responds Dan Hesse of Sprint to Charlie Rose in this interview
Wow, I never thought I would hear a telecom CEO say that about any device maker. It is the new reality as I wrote in my recent book:
Prior to Apple introducing the iPhone, carriers paid device manufacturers. just enough for “planned obsolescence,” and subsidized those devices to consumers. This allowed them to lock customers into another long-term contract with the new phone. There was little device loyalty. In fact, carriers like Verizon had the marketing slogan “new phone every two years.” The iPhone is a platform with frequent software updates and an application ecosystem. So it has a much longer brand commitment. The device used to be the commodity in the equation. Now as Apple expands its carrier choices—AT&T, Verizon, and Sprint in the United States—the mobile service becomes the commodity in this changing business model.
So, kudos to Dan for realism (disclosure they have been my family’s provider after over a decade with AT&T).
In many ways, though, he still thinks like old-telco if you read the rest of the interview
He expects a global sourcing advantage based on the recent deal with SoftBank
That’s actually one of the advantages of this combination with SoftBank, in that not only can we tap into their technical expertise, but in terms of scale, whether it’s network equipment or chips or devices like phones, collectively we’ll get a better deal, yes.
He expects more industry M&A
I believe in the U.S. it’ll be very difficult for the big two, AT&T and Verizon, to make additional acquisitions of other carriers because they’re already so large. But if you include everybody else in the industry over time, I think we’ll see significant consolidation.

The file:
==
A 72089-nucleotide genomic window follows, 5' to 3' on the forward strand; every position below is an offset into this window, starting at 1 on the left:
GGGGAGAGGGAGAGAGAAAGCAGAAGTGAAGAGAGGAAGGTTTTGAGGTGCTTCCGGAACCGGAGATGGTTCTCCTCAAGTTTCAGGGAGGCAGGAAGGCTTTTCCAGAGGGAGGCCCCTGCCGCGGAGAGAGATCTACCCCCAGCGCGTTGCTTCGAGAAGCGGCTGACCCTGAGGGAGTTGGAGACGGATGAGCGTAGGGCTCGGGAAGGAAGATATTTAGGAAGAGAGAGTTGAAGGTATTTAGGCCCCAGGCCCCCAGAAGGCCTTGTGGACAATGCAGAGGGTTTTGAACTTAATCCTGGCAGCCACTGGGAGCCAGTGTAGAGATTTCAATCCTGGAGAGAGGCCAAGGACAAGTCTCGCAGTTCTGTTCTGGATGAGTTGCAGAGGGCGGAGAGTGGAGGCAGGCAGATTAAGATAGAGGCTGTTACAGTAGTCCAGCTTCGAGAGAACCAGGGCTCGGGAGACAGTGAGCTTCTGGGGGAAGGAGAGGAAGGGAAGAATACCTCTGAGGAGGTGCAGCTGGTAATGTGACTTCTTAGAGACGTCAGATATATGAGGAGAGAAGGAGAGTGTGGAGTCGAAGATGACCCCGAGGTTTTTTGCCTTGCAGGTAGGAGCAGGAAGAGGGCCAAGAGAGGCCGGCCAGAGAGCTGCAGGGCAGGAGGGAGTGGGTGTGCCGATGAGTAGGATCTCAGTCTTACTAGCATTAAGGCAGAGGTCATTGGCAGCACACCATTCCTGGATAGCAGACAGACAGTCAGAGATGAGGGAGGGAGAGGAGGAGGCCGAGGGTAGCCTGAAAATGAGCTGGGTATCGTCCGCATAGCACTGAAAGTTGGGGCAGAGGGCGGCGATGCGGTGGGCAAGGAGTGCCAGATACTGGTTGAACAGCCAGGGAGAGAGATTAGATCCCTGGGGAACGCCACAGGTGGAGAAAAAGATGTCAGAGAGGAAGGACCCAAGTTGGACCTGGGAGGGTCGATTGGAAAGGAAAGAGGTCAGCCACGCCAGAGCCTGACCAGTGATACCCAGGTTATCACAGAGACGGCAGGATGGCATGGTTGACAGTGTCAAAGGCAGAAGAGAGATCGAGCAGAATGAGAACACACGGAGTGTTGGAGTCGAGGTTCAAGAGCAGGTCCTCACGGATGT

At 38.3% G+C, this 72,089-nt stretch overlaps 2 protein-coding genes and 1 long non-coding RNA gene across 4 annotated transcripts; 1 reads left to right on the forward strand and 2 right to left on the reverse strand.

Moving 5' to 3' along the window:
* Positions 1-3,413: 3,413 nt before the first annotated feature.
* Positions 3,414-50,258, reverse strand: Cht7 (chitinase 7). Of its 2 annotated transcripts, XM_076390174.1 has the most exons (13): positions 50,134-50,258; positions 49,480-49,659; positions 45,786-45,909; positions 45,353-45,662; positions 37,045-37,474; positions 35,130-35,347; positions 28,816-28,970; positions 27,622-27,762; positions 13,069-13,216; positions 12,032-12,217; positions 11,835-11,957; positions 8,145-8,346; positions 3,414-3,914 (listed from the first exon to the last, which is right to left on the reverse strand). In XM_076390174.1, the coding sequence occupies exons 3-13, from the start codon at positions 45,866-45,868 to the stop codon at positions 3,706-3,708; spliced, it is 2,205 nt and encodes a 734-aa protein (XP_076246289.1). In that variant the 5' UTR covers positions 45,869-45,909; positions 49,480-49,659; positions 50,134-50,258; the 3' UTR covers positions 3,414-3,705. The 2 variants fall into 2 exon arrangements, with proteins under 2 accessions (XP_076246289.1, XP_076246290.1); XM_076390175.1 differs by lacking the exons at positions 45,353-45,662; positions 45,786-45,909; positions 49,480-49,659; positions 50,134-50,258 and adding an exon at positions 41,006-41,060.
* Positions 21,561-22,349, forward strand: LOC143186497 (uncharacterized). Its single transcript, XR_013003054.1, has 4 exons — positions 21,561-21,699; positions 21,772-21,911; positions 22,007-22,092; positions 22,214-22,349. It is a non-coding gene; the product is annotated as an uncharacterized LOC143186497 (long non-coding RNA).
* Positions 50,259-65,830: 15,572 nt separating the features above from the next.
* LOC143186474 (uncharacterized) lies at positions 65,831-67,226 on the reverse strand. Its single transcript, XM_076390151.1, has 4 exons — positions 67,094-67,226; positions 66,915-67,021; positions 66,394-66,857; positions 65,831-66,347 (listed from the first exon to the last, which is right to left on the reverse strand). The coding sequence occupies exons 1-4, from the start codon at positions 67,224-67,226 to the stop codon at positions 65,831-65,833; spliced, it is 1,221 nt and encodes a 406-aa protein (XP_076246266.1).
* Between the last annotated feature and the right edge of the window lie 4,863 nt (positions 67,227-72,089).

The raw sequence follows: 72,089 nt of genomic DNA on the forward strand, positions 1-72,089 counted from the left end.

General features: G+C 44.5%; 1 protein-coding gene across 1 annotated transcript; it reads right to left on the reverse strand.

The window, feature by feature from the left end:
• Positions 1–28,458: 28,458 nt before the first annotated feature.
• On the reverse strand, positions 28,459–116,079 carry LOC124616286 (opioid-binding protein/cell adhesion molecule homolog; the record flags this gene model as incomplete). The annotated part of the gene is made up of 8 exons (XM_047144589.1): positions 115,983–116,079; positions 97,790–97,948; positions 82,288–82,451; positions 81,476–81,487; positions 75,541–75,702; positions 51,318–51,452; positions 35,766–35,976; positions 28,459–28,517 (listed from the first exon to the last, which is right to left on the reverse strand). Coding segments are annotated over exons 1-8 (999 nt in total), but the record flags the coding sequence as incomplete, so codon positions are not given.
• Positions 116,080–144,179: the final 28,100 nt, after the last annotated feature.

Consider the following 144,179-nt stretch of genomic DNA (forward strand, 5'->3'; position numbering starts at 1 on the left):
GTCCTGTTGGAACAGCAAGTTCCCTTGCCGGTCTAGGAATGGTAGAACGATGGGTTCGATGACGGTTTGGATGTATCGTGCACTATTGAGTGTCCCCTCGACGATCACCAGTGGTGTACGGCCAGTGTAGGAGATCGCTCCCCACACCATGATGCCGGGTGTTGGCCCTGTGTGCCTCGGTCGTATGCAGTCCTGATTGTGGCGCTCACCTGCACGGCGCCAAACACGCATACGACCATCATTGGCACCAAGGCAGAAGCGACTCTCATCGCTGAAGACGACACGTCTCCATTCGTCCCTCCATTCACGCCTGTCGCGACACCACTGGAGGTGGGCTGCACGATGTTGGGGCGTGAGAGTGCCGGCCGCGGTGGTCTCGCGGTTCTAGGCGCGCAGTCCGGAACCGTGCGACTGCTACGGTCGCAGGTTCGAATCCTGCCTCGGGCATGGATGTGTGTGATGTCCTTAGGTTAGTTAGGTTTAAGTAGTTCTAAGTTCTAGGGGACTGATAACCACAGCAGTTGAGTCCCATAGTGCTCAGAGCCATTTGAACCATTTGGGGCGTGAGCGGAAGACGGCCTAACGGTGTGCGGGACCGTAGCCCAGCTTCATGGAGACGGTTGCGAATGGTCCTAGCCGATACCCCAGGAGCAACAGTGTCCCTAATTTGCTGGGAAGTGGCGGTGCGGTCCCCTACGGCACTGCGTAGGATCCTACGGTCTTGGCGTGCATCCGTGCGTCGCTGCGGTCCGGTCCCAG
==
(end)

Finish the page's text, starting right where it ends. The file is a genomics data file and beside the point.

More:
And when it comes to innovation
Our differentiating advantage today is that we offer truly unlimited data—data being pretty much everything except for voice and text. Everybody offers unlimited voice and text. With this transaction you’ll see more innovation, more technological leadership from Sprint. I won’t show our cards any more than that.
Really? He is talking to the Charlie Rose and that’s all he can say about innovation?
Chris Meyer of Monitor Talent in his talk at Cognizant Community last week contrasted Airtel of India with Verizon – innovation versus what he called “pseudo-competition”. He said our telcos were following the advice BCG and other strategy firms provided in the 70s “Gain market power to extract rents in a zero-sum game”. Consolidate, advertise heavily, use your sourcing leverage. BTW Chris used the hilarious sequence from the movie Duplicity to make his point about what passes for innovation in telecom.
Wonder how Apple continues to inspire so many executives in so many industries – expect those at the ones which are closest to it?
(Read this and other articles @ Deal Architect)